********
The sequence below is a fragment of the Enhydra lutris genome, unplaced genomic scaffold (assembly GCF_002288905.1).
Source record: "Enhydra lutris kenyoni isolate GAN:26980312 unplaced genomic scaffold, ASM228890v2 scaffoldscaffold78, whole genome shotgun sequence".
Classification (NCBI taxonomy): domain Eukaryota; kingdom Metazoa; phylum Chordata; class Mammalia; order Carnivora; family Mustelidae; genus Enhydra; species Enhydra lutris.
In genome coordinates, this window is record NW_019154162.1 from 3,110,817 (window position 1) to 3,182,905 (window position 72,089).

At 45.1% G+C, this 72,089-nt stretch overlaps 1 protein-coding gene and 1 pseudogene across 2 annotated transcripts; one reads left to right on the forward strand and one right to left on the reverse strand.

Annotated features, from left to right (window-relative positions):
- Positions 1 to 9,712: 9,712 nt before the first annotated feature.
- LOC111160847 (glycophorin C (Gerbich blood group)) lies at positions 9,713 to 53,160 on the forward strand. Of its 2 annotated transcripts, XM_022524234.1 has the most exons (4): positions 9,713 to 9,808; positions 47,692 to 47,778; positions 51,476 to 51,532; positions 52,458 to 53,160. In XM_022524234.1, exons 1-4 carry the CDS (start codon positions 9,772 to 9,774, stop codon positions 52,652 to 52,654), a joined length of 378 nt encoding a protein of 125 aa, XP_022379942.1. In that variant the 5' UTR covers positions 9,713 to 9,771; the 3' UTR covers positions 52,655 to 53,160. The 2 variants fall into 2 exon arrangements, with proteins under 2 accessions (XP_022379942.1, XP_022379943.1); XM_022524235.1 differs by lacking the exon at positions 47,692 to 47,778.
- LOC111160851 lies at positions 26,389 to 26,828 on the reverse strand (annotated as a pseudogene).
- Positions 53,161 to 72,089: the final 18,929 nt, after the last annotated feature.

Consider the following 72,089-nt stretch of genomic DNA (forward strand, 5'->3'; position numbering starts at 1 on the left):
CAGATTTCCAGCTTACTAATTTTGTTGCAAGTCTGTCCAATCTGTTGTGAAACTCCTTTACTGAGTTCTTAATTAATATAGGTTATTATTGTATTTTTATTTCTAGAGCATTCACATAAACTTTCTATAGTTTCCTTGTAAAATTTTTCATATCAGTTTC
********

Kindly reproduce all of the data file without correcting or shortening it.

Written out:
The sequence below is a fragment of the Enhydra lutris genome, unplaced genomic scaffold (assembly GCF_002288905.1).
Source record: "Enhydra lutris kenyoni isolate GAN:26980312 unplaced genomic scaffold, ASM228890v2 scaffoldscaffold78, whole genome shotgun sequence".
Classification (NCBI taxonomy): domain Eukaryota; kingdom Metazoa; phylum Chordata; class Mammalia; order Carnivora; family Mustelidae; genus Enhydra; species Enhydra lutris.
In genome coordinates, this window is record NW_019154162.1 from 3,110,817 (window position 1) to 3,182,905 (window position 72,089).

At 45.1% G+C, this 72,089-nt stretch overlaps 1 protein-coding gene and 1 pseudogene across 2 annotated transcripts; one reads left to right on the forward strand and one right to left on the reverse strand.

Annotated features, from left to right (window-relative positions):
- Positions 1 to 9,712: 9,712 nt before the first annotated feature.
- LOC111160847 (glycophorin C (Gerbich blood group)) lies at positions 9,713 to 53,160 on the forward strand. Of its 2 annotated transcripts, XM_022524234.1 has the most exons (4): positions 9,713 to 9,808; positions 47,692 to 47,778; positions 51,476 to 51,532; positions 52,458 to 53,160. In XM_022524234.1, exons 1-4 carry the CDS (start codon positions 9,772 to 9,774, stop codon positions 52,652 to 52,654), a joined length of 378 nt encoding a protein of 125 aa, XP_022379942.1. In that variant the 5' UTR covers positions 9,713 to 9,771; the 3' UTR covers positions 52,655 to 53,160. The 2 variants fall into 2 exon arrangements, with proteins under 2 accessions (XP_022379942.1, XP_022379943.1); XM_022524235.1 differs by lacking the exon at positions 47,692 to 47,778.
- LOC111160851 lies at positions 26,389 to 26,828 on the reverse strand (annotated as a pseudogene).
- Positions 53,161 to 72,089: the final 18,929 nt, after the last annotated feature.

Consider the following 72,089-nt stretch of genomic DNA (forward strand, 5'->3'; position numbering starts at 1 on the left):
CAGATTTCCAGCTTACTAATTTTGTTGCAAGTCTGTCCAATCTGTTGTGAAACTCCTTTACTGAGTTCTTAATTAATATAGGTTATTATTGTATTTTTATTTCTAGAGCATTCACATAAACTTTCTATAGTTTCCTTGTAAAATTTTTCATATCAGTTTC